One additional reason to go to bed early is to make sure you are fully rested for the next day. You will be the most productive when you are fully rested after a good night’s sleep.
If you work with other people, then you very well know of the following issue.
You have a meeting that starts in 10 minutes. It is on the other side of the building which requires a five minutes’ walk. A colleague of yours just walked in and wanted to ask you a question. Being available to your colleagues is one thing and not becoming late for the meeting is another thing. Both are important issues.
Usually, I politely tell the colleague as soon as they walk in that I need to go for a meeting in 5 minutes. So if the discussion would take more than 5 minutes, I will offer to stop by their office as soon as I get back from the meeting. This way, my colleague is aware of my schedule and they can make an informed decision to talk to me for five minutes or to wait until I get back. This will also avoid cutting your colleague off after they started the conversation.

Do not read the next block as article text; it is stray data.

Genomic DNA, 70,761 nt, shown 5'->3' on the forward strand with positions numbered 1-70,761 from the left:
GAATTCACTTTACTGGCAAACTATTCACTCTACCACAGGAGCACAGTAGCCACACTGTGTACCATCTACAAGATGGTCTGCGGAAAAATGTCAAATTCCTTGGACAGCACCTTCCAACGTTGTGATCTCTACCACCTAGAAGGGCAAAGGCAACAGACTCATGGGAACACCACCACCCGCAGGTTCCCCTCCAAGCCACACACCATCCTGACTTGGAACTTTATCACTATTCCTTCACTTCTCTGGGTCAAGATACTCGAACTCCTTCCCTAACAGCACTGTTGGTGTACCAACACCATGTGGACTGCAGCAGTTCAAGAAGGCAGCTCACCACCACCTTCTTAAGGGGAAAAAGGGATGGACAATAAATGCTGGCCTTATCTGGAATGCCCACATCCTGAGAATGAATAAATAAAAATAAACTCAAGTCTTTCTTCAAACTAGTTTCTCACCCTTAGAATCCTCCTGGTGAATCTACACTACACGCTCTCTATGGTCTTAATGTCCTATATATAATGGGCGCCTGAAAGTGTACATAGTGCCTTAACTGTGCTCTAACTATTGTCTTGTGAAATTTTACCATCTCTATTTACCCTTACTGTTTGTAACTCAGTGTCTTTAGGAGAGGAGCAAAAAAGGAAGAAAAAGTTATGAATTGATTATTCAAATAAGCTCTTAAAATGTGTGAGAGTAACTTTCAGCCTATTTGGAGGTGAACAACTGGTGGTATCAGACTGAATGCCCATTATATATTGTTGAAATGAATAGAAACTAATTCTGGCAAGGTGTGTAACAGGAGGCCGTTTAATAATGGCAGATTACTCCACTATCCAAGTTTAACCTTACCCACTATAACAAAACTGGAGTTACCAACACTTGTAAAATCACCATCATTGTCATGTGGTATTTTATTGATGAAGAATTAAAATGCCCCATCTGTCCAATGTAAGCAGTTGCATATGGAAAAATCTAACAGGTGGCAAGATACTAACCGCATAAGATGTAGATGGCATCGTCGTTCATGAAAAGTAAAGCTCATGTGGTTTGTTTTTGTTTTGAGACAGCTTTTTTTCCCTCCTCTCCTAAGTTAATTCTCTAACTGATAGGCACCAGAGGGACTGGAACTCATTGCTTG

Finally, if you follow these steps, I can assure you that barring any unforeseen events, you won’t be late for anything anymore.
You will get in early for meetings and conferences. Once you arrive a few minutes early, having your pen and writing pad will allow you to effectively use that slack time.
You can plan for your day. Jot down ideas and to do lists. If you have a book or article, you can catch with your reading.
I always carry a pen and a few index cards or a small writing pad (you can buy a set of 12 inexpensive & high quality writing pads from Amazon) in my pocket. This will give me enough materials to use during the slack time.
Hope you enjoyed this post. If this post was useful to you, why don’t post a comment?
Finally, before you leave, please review this info graphic summarizing everything that is described so far.